Dorsey, on the broadcast, didn’t mince words about the state of verification on Twitter. “Verification, as many of you know, is something that we believe is very broken on our platform and something that we need to fix,” he said. The company, he said, is reworking and rethinking the blue checkmark, a necessary move after Twitter verified a handful of white nationalists (before eventually taking their verification badges away). The company long held that the blue checkmark was not an endorsement, but it recently backed off this stance after it became clear that no matter how many times it said “verification is not an endorsement,” people still see it that way. Twitter, Gasca said, is thinking about “the profile on the platform, and how can we increase context so you know when you see someone, how to evaluate what they’re saying. How you should interpret their message based on who they are and what their history is.” Hearing this, it seems like Twitter is considering new verification options that are even more complex than the hard-to-decipher system that exists today. Verification should be simple: It should simply indicate that you are who you say you are. But that’s a tough system to put in place for more than 300 million users. It remains to be seen how this effort will turn out, but it seems it will take Twitter time to figure verification out.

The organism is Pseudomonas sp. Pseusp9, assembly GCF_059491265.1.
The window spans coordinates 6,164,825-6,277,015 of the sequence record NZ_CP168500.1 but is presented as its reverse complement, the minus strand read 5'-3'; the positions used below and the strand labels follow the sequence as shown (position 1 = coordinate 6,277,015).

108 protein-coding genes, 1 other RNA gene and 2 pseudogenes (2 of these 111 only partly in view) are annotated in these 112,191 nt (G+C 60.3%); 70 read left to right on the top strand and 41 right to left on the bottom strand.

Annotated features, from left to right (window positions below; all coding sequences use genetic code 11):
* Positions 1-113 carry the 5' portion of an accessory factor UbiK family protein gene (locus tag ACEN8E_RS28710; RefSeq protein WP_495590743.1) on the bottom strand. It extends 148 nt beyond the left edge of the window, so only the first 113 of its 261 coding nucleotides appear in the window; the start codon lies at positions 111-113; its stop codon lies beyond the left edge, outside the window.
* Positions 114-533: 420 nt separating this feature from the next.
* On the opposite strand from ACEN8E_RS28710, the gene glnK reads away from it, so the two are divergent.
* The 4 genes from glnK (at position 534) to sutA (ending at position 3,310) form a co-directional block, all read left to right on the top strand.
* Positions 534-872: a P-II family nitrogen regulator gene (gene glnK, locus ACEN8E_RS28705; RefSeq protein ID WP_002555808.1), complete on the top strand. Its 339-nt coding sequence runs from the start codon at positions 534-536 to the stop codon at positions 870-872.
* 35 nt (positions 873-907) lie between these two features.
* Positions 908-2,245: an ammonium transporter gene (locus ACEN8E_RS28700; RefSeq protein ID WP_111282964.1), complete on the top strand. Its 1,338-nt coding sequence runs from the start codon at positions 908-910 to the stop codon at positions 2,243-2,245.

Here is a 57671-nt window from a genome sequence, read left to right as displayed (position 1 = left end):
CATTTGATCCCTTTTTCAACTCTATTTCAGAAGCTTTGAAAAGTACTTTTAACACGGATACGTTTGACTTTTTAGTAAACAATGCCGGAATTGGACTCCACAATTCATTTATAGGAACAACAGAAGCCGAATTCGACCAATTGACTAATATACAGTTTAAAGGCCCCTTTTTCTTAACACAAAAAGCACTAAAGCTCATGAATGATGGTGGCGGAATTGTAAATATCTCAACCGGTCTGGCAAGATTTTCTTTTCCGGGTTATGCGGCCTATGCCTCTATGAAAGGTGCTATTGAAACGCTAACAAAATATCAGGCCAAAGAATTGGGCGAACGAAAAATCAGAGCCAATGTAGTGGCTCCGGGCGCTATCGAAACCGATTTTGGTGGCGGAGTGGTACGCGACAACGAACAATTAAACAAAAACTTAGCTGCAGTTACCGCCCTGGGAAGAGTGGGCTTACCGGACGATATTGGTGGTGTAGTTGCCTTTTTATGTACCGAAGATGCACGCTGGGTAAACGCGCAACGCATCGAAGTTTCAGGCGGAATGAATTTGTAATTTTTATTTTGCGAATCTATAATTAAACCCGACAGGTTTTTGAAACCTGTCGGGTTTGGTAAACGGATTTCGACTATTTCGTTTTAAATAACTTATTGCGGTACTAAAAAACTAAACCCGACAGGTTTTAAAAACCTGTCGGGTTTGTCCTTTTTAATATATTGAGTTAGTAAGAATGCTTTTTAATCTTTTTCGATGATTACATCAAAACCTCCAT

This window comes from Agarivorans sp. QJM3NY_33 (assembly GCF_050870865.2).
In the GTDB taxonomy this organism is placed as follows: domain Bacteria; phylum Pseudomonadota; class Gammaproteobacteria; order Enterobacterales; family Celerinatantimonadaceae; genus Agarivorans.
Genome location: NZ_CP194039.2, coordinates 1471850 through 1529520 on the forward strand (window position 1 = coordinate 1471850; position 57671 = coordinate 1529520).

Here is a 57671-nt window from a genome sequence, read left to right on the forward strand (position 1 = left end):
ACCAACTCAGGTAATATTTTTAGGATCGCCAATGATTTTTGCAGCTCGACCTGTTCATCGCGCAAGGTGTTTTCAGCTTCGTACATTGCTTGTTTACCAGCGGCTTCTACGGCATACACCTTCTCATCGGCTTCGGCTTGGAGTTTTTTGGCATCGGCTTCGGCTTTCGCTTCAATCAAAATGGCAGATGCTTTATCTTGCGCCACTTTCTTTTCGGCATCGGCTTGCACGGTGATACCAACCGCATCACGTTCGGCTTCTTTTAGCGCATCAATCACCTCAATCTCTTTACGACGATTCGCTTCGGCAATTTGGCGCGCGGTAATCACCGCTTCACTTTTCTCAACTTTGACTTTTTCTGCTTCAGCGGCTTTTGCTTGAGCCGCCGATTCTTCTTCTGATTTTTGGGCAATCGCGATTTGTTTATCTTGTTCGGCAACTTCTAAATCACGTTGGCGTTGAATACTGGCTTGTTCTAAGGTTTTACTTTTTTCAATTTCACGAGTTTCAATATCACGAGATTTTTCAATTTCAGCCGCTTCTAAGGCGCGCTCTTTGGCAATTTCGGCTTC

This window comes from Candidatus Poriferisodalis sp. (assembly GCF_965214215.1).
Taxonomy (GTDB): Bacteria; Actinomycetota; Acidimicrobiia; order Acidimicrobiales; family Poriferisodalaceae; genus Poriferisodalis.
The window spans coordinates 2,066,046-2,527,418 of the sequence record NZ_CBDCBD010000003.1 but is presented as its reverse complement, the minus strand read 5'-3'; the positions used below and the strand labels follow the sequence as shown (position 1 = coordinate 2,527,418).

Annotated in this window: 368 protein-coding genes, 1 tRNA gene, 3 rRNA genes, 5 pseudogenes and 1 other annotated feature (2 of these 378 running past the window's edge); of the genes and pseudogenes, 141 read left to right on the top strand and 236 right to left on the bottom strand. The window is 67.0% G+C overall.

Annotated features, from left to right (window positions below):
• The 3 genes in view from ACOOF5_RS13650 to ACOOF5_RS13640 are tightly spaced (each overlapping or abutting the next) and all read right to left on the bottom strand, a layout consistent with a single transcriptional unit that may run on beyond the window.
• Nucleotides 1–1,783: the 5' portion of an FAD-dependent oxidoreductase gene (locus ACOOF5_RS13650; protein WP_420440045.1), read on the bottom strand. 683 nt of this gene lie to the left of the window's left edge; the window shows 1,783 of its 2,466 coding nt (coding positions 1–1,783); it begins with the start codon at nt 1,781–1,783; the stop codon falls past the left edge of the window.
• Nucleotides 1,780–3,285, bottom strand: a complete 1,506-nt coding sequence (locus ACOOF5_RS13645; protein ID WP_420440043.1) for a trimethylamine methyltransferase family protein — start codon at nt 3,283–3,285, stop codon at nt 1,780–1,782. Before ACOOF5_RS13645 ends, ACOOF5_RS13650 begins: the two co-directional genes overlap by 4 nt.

4. Will right wing users ever get on board with “healthy” changes?
Throughout the Periscope broadcast, viewers commented on Periscope about the company’s perceived bias against conservatives. “Twitter hates conservatives. Not nice to us," wrote one user. "Stop crushing conservatives," wrote another. Gadde addressed these accusations, telling viewers that Twitter’s employees go through anti-bias training, and if they’re found to make biased decisions, they’re disciplined. Still, should Twitter implement major changes to emphasize “health,” the comments indicated it will likely face pushback from segments of conservatives, some of whom seem ready to seize any opportunity to claim the San Francisco-based company is trying to silence their voices.
5. Is Twitter finally going to scrap its policy against commenting on individual accounts?
The bulk of Dorsey’s comments were was vague, but he was crystal clear on one thing: Twitter wants to be more transparent. “Often times we have taken action on tweets and accounts and not explained why. We’ve had a bunch of policies in the past that we are now revisiting around how we communicate and to who we communicate,” he said. “In some cases we weren’t communicating to the reporters, in some cases we weren’t communicating to the violator of the terms of services, in some cases we weren’t communicating to the world. We see opportunities around all those dimensions to add more clarity around our actions.” Is Twitter’s “we don’t comment on individual accounts” policy — which it’s used as a shield when asked to explain tough judgment calls — on its way to the ash heap of history? Sure sounds like it.
Twitter did not immediately respond to these questions. We'll update the story if and when it does.
Alex Kantrowitz is a senior technology reporter for BuzzFeed News and is based in San Francisco. He reports on social and communications.
Contact Alex Kantrowitz at firstname.lastname@example.org.